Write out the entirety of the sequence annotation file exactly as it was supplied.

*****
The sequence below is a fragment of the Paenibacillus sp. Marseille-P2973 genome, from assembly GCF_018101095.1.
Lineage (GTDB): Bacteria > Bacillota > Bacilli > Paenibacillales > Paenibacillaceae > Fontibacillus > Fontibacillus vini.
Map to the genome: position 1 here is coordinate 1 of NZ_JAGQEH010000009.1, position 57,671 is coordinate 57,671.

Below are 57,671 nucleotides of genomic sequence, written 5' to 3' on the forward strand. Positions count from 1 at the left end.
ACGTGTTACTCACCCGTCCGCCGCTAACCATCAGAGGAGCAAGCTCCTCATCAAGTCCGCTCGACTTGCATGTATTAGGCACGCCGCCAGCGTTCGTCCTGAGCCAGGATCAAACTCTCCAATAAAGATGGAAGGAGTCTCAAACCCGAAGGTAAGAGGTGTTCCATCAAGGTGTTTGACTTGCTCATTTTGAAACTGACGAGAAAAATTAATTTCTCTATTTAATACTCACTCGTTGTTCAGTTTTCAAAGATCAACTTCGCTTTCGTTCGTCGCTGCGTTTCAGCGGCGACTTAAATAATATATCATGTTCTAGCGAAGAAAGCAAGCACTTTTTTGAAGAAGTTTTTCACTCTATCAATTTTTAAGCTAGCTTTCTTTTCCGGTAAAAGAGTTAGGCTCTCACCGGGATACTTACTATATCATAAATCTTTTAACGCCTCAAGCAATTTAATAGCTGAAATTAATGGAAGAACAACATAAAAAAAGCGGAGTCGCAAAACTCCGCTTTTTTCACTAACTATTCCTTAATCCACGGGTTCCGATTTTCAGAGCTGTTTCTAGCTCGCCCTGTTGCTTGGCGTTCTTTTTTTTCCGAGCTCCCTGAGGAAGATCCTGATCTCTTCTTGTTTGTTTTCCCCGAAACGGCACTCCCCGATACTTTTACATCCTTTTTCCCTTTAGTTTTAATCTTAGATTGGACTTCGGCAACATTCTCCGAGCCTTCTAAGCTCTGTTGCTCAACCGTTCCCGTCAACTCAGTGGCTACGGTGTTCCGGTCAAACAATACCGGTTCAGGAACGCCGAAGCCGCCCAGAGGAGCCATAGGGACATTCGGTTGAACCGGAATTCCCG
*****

The sequence below is a fragment of the Paenibacillus sp. Marseille-P2973 genome, from assembly GCF_018101095.1.
Lineage (GTDB): Bacteria > Bacillota > Bacilli > Paenibacillales > Paenibacillaceae > Fontibacillus > Fontibacillus vini.
Map to the genome: position 1 here is coordinate 1 of NZ_JAGQEH010000009.1, position 57,671 is coordinate 57,671.

Below are 57,671 nucleotides of genomic sequence, written 5' to 3' on the forward strand. Positions count from 1 at the left end.
ACGTGTTACTCACCCGTCCGCCGCTAACCATCAGAGGAGCAAGCTCCTCATCAAGTCCGCTCGACTTGCATGTATTAGGCACGCCGCCAGCGTTCGTCCTGAGCCAGGATCAAACTCTCCAATAAAGATGGAAGGAGTCTCAAACCCGAAGGTAAGAGGTGTTCCATCAAGGTGTTTGACTTGCTCATTTTGAAACTGACGAGAAAAATTAATTTCTCTATTTAATACTCACTCGTTGTTCAGTTTTCAAAGATCAACTTCGCTTTCGTTCGTCGCTGCGTTTCAGCGGCGACTTAAATAATATATCATGTTCTAGCGAAGAAAGCAAGCACTTTTTTGAAGAAGTTTTTCACTCTATCAATTTTTAAGCTAGCTTTCTTTTCCGGTAAAAGAGTTAGGCTCTCACCGGGATACTTACTATATCATAAATCTTTTAACGCCTCAAGCAATTTAATAGCTGAAATTAATGGAAGAACAACATAAAAAAAGCGGAGTCGCAAAACTCCGCTTTTTTCACTAACTATTCCTTAATCCACGGGTTCCGATTTTCAGAGCTGTTTCTAGCTCGCCCTGTTGCTTGGCGTTCTTTTTTTTCCGAGCTCCCTGAGGAAGATCCTGATCTCTTCTTGTTTGTTTTCCCCGAAACGGCACTCCCCGATACTTTTACATCCTTTTTCCCTTTAGTTTTAATCTTAGATTGGACTTCGGCAACATTCTCCGAGCCTTCTAAGCTCTGTTGCTCAACCGTTCCCGTCAACTCAGTGGCTACGGTGTTCCGGTCAAACAATACCGGTTCAGGAACGCCGAAGCCGCCCAGAGGAGCCATAGGGACATTCGGTTGAACCGGAATTCCCG